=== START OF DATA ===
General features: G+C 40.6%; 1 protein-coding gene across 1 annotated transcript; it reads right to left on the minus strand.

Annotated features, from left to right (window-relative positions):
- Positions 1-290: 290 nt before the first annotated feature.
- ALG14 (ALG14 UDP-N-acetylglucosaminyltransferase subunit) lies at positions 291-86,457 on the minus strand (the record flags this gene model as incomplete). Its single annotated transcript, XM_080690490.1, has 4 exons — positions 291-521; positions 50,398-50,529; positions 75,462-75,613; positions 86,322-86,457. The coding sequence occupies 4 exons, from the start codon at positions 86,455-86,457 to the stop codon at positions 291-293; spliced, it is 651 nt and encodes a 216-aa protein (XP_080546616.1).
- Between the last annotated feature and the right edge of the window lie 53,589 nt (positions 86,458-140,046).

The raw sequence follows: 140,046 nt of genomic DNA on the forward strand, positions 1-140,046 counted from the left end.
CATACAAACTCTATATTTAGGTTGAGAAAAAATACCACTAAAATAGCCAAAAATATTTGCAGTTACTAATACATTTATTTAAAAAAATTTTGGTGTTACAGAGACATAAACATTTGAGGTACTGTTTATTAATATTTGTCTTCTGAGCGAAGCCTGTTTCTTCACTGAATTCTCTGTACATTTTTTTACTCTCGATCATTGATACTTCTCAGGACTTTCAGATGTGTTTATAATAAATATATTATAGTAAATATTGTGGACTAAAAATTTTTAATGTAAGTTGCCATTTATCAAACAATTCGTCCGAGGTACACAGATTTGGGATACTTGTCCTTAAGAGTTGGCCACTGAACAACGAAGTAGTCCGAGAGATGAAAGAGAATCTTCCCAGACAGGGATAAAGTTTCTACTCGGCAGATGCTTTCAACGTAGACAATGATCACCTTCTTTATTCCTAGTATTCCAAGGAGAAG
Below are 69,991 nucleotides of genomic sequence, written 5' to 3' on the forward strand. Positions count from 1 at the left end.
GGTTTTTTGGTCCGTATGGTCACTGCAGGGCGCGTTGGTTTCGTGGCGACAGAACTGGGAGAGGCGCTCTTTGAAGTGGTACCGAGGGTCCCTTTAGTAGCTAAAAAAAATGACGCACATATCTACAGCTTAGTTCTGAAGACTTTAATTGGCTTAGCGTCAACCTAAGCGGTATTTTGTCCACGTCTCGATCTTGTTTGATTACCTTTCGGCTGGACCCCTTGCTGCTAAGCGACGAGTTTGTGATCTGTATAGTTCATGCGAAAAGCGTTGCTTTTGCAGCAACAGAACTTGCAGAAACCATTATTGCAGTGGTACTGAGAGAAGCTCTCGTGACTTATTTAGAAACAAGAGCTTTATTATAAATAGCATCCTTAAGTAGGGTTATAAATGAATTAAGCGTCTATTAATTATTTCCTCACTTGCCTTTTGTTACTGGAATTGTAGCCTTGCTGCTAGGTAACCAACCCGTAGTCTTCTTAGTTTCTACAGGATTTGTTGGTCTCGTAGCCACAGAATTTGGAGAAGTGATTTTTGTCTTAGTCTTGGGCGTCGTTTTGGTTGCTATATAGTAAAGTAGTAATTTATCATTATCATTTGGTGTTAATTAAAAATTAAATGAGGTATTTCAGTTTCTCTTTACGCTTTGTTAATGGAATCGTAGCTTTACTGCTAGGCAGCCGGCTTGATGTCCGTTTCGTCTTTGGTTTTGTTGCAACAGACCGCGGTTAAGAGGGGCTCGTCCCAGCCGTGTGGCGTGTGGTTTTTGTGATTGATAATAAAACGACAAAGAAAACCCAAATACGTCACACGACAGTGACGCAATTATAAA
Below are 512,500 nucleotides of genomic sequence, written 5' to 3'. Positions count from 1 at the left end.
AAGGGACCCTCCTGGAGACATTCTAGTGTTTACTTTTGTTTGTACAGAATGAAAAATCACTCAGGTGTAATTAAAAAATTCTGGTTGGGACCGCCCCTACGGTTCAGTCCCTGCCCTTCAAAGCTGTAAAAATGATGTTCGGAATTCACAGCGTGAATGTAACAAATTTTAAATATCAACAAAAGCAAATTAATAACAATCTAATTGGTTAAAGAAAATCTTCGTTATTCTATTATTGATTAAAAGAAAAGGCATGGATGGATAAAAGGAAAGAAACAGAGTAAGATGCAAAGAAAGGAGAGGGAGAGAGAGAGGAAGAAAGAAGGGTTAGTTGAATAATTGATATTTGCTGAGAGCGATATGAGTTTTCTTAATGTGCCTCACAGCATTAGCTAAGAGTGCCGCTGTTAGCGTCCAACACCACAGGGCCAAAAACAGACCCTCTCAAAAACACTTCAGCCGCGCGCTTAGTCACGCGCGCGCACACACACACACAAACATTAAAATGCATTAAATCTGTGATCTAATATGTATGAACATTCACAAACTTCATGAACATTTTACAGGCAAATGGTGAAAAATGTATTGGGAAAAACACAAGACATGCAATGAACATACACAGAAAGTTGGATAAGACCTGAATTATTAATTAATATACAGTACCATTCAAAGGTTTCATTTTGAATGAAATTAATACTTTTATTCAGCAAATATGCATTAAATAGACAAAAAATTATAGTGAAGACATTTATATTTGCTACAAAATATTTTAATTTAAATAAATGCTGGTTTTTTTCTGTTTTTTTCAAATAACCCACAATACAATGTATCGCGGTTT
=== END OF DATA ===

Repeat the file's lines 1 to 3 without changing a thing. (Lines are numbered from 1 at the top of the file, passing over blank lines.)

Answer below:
General features: G+C 40.6%; 1 protein-coding gene across 1 annotated transcript; it reads right to left on the minus strand.

Annotated features, from left to right (window-relative positions):
- Positions 1-290: 290 nt before the first annotated feature.